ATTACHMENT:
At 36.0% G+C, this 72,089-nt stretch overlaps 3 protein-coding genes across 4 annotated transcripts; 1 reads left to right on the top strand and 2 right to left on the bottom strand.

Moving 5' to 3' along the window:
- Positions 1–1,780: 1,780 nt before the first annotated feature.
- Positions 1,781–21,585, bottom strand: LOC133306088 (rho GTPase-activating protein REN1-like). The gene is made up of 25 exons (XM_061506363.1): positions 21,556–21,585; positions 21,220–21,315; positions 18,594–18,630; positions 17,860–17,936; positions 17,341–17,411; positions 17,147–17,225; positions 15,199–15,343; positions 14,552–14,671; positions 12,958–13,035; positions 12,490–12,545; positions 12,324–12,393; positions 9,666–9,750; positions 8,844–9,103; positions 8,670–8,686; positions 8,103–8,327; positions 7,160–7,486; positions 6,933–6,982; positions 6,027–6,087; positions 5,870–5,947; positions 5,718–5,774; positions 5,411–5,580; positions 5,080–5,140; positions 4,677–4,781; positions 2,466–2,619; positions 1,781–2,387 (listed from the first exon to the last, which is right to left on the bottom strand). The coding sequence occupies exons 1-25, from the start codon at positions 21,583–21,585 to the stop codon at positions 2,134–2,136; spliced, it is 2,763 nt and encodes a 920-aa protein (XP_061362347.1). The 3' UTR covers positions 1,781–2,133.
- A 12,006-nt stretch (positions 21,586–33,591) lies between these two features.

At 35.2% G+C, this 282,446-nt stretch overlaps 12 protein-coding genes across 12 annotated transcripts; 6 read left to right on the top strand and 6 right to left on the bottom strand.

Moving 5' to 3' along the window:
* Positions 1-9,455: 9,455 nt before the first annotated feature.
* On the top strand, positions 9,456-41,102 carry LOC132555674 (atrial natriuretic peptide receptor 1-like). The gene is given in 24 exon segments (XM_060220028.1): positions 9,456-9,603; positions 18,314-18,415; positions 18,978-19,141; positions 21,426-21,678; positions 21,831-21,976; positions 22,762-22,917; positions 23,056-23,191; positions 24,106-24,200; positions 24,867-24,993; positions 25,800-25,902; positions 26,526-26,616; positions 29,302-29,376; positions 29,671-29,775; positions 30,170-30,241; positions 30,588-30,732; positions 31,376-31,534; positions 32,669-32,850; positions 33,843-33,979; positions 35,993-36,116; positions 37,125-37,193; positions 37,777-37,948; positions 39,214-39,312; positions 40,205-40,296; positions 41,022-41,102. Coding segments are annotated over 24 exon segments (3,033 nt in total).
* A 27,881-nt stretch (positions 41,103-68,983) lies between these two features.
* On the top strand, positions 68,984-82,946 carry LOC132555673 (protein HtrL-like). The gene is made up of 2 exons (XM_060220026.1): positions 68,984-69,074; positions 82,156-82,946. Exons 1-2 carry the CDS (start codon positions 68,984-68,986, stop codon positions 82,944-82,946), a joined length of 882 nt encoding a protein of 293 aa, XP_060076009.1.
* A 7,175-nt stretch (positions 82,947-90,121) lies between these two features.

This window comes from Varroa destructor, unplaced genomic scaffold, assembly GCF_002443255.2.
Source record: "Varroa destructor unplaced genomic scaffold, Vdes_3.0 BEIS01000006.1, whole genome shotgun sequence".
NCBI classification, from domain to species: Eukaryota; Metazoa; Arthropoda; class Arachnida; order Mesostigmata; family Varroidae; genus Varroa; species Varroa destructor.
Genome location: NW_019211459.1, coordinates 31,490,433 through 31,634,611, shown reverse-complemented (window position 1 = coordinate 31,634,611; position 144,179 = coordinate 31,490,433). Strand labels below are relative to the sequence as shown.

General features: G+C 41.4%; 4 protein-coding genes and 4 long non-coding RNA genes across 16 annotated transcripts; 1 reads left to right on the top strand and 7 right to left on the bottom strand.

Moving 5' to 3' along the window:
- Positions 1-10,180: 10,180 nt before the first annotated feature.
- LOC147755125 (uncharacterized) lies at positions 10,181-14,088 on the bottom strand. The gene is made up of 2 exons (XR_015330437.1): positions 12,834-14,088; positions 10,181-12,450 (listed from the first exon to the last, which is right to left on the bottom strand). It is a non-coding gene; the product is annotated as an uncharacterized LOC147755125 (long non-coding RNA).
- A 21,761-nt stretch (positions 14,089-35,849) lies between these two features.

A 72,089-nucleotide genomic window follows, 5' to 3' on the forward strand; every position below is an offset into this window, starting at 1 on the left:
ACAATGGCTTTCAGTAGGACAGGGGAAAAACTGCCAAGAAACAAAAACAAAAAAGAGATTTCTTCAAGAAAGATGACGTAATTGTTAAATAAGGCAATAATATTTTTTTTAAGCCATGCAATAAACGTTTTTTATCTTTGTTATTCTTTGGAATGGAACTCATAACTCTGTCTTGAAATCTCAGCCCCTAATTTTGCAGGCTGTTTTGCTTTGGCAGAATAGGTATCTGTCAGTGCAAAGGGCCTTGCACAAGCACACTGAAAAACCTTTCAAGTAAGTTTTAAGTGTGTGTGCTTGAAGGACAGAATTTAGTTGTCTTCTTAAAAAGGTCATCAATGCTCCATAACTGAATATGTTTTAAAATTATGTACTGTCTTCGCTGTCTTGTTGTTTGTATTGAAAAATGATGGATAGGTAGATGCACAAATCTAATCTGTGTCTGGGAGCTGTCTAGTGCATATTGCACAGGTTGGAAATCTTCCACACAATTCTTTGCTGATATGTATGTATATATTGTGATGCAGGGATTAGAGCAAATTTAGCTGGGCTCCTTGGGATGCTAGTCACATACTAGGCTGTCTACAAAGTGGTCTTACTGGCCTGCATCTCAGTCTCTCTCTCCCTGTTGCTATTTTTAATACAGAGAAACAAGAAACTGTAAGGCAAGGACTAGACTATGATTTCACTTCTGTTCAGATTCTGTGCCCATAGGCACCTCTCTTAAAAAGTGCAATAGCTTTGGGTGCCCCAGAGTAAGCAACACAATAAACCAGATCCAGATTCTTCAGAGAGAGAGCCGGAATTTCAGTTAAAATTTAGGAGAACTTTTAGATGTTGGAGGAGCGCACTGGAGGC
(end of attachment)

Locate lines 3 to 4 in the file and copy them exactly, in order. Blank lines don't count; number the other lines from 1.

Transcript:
- Positions 1–1,780: 1,780 nt before the first annotated feature.
- Positions 1,781–21,585, bottom strand: LOC133306088 (rho GTPase-activating protein REN1-like). The gene is made up of 25 exons (XM_061506363.1): positions 21,556–21,585; positions 21,220–21,315; positions 18,594–18,630; positions 17,860–17,936; positions 17,341–17,411; positions 17,147–17,225; positions 15,199–15,343; positions 14,552–14,671; positions 12,958–13,035; positions 12,490–12,545; positions 12,324–12,393; positions 9,666–9,750; positions 8,844–9,103; positions 8,670–8,686; positions 8,103–8,327; positions 7,160–7,486; positions 6,933–6,982; positions 6,027–6,087; positions 5,870–5,947; positions 5,718–5,774; positions 5,411–5,580; positions 5,080–5,140; positions 4,677–4,781; positions 2,466–2,619; positions 1,781–2,387 (listed from the first exon to the last, which is right to left on the bottom strand). The coding sequence occupies exons 1-25, from the start codon at positions 21,583–21,585 to the stop codon at positions 2,134–2,136; spliced, it is 2,763 nt and encodes a 920-aa protein (XP_061362347.1). The 3' UTR covers positions 1,781–2,133.